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Header - Stories of Mary 12

 

Very worried, Saint John lost no time
in visiting the Blessed Virgin
to tell her of Lillian and
her great danger...

 

 

After the Holy Ghost had descended in the form of fiery tongues on the Apostles on Pentecost day, Saint Peter stepped out before a great crowd and spoke with so much fire, unction, and wisdom that five thousand at once asked for holy baptism.

In that crowd was a poor, young woman, listening with all her soul. Her name was Lillian.

Lillian was poor and humble, and busied herself with her household chores. A short time after that great day when she had heard Saint Peter preach, Lillian fell ill. Her malady gradually worsened and soon, exhausted and weakened, she took to her bed.

The devil, who is a very big coward, had been watching her very closely: “Ha, ha!” he thought. “Now that she is so weak and sickly I may prompt her to sin and, perhaps, even steal her new Faith from her.”

You see, my friends, the devil is very resentful of all who possess our holy Catholic Faith, for that Faith gives them the means to reach heaven and see the good God. This, the devil will never be able to do. .

In her weakened state, the poor girl did consent to a few sins. Now, we all know that when we commit sins we become weaker, making it much easier for the devil to tempt us even more.

So the devil now took on the appearance of a woman, approached Lillian’s sickbed, and began to talk to her about the new Church that had just been founded: “You, know,” said the woman (who was really the devil), “you shouldn’t listen to what those disciples of that Man who just died on a cross have to say. They are deceiving you. All those things they are telling you are lies. You should stay away from them. If you don’t, the same priests and judges who crucified their Teacher will punish you.”

On and on went the devil, spinning his tale, until the young girl was nearly convinced that she should give up her newly acquired Faith. Still, she asked, “But what about that lady whom I have seen with the Christians and who is so beautiful, so good, so kind and patient?”

“Oh,” replied the devil, “wouldn’t you know. She is the worst of them all! Don’t be deceived by her looks and her supposed kindness and patience!”

Hearing all this, young Lillian believed the fiend and gave up her Faith. At the same time, her health failed once and for all, and she was soon at death’s door.

Hearing of her condition from a neighbor, one of the seventy-two disciples of Our Lord Jesus visited her.

Finding her so very sick, he tried to talk to her and help prepare her for the approaching end. But she would not listen to him. The more he tried to talk, the more she stopped her ears and asked him to leave her house.

Realizing that the girl was in great danger, the disciple immediately looked for the Apostle Saint John to tell him about Lillian’s plight. Saint John quickly made his way to the girl’s house and, on entering, beheld the poor creature lying on her bed surrounded by legions of demons.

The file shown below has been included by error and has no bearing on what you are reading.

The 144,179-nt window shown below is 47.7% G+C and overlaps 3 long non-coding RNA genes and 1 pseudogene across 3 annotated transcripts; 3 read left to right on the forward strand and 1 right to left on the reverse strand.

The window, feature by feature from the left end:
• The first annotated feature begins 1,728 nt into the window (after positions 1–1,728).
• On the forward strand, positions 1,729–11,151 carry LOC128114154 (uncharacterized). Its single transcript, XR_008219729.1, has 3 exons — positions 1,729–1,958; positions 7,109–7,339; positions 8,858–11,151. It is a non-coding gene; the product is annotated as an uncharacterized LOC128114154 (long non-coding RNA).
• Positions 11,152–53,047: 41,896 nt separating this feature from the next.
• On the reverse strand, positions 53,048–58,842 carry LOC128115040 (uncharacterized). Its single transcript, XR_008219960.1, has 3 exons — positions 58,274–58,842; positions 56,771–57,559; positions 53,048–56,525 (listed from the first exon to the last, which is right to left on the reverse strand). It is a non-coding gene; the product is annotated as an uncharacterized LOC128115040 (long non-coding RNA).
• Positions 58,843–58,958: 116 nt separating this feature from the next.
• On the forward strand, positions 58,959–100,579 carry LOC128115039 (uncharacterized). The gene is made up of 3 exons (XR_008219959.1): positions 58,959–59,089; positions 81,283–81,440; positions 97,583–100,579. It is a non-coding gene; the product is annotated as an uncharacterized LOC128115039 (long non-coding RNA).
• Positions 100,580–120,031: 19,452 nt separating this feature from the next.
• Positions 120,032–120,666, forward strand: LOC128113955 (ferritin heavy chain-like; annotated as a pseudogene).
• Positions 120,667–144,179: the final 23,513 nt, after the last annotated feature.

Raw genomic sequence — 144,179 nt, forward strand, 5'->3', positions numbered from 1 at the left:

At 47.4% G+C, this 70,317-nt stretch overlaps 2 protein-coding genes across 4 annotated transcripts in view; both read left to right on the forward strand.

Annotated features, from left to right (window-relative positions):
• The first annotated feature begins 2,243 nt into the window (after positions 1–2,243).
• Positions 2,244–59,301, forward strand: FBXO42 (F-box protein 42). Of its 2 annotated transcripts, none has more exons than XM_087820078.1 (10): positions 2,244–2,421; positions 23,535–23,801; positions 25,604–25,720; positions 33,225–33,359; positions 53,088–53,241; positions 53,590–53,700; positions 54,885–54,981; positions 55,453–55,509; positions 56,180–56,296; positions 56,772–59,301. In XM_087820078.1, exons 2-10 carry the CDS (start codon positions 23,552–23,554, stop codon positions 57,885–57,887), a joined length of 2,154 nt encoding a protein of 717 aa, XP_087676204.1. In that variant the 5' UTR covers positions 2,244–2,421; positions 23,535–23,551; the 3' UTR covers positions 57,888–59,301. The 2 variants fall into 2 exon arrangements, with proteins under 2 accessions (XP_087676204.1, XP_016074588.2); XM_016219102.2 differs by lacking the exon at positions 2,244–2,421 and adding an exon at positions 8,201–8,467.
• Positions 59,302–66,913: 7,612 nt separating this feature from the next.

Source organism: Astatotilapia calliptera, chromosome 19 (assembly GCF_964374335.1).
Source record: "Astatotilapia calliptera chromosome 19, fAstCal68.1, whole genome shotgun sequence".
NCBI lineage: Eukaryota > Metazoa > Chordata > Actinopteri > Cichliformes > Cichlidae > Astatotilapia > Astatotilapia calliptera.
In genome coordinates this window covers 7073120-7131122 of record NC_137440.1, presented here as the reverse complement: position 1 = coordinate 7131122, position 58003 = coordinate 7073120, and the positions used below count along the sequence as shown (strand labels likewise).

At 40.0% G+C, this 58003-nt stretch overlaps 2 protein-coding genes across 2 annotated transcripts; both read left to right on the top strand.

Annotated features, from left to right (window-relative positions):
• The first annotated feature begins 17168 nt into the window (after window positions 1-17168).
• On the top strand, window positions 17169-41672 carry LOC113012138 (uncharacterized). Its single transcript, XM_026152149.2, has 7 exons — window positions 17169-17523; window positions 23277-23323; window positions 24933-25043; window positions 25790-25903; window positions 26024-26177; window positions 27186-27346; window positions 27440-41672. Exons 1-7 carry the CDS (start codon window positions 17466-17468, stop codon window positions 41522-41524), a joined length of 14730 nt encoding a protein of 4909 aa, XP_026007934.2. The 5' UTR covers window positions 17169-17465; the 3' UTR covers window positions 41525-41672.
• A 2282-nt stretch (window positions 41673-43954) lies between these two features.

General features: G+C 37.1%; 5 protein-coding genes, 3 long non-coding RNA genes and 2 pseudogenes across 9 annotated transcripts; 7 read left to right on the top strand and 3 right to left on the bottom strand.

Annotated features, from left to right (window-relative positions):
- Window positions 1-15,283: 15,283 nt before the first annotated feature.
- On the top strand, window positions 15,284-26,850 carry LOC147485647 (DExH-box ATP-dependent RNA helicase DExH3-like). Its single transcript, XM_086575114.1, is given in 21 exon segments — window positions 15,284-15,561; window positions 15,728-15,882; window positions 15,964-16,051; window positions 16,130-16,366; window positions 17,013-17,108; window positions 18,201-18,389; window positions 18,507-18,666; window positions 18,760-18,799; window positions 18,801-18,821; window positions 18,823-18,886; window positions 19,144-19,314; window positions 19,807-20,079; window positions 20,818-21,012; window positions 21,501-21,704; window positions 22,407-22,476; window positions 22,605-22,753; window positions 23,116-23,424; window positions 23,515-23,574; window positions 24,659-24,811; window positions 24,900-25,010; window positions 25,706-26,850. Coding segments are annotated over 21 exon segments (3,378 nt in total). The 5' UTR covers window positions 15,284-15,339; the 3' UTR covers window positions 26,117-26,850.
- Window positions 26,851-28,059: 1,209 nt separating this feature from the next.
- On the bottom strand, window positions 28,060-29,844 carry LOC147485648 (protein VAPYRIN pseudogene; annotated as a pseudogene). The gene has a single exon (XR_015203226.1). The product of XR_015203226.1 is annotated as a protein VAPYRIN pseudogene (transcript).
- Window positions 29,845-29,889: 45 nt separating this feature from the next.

On seeing Saint John, the demons retired, but, still, there was nothing the Apostle could do to convince Lillian to return to her Faith. The girl could not be reached. As soon as Saint John left, all of the devils came right back, tormenting the poor girl and making sure that she remained in their clutches.

Very worried, Saint John lost no time in visiting the Blessed Virgin, who was then living in Jerusalem, to tell her of Lillian and her great danger. Our Lady was much concerned and immensely sorry for this simple soul whom the devil was trying to snatch from her Son.

Now, our great Lady had, among all her gifts, the ability to see with the eyes of her soul all that happened with her Son’s Church. Gazing with these interior eyes, she could see the poor young girl on her bed, suffering terribly and surrounded by hideous devils. Retiring to her chamber, she prostrated on the floor, and begged God to save that tormented soul.

After having prayed, the holy Lady called one of the angels that always accompanies her and bade him go to the young girl to try his mightiest to return her to her senses. The angel obeyed immediately, and was soon back.

“My Lady, I return from the task of assisting this girl in her mortal danger, as thou, Mother of Mercy, had commanded me. Alas, so hard is her heart that she will not listen to me. I have fought against the demons but they resisted, saying that, by right, this soul belongs to them because she gave herself to them willingly. God has not enabled me to fulfill thy will. I am sorry, my Lady, but I cannot give thee this consolation.”

The loving mother was quite saddened at this news but, being truly our mother, she would not give up on this poor girl. Once more, with her face to the ground, she beseeched God Our Lord to deliver this poor soul from the devil’s clutches.

Our Lord, however, seemed not to hear her. Sometimes He did this only to hear His sweet mother’s voice calling to Him longer. Besides, He was sure she would do the right thing.

Even though her Son said nothing from heaven, the Blessed Lady knew that she had to help. Whenever a charitable act had to be done, no one was as eager as the Blessed Virgin, our Mother, to accomplish it.

Turning to Saint John then, she said: “Come with me, my son. I am myself going to help this young dove who is so deceived.” Closing the door of the Cenacle behind them, they made their way to the girl’s house, which was not far from there.

As soon as they had gone but a few paces, several angels appeared before them and blocked their progress. The holy Mother asked them why they did this, and they answered: “There is no reason that we should allow you to walk, my Lady, when we can carry you.” Saying this, they made a throne of shining clouds and, seating the great Lady upon it, they carried her right to Lillian’s bedside.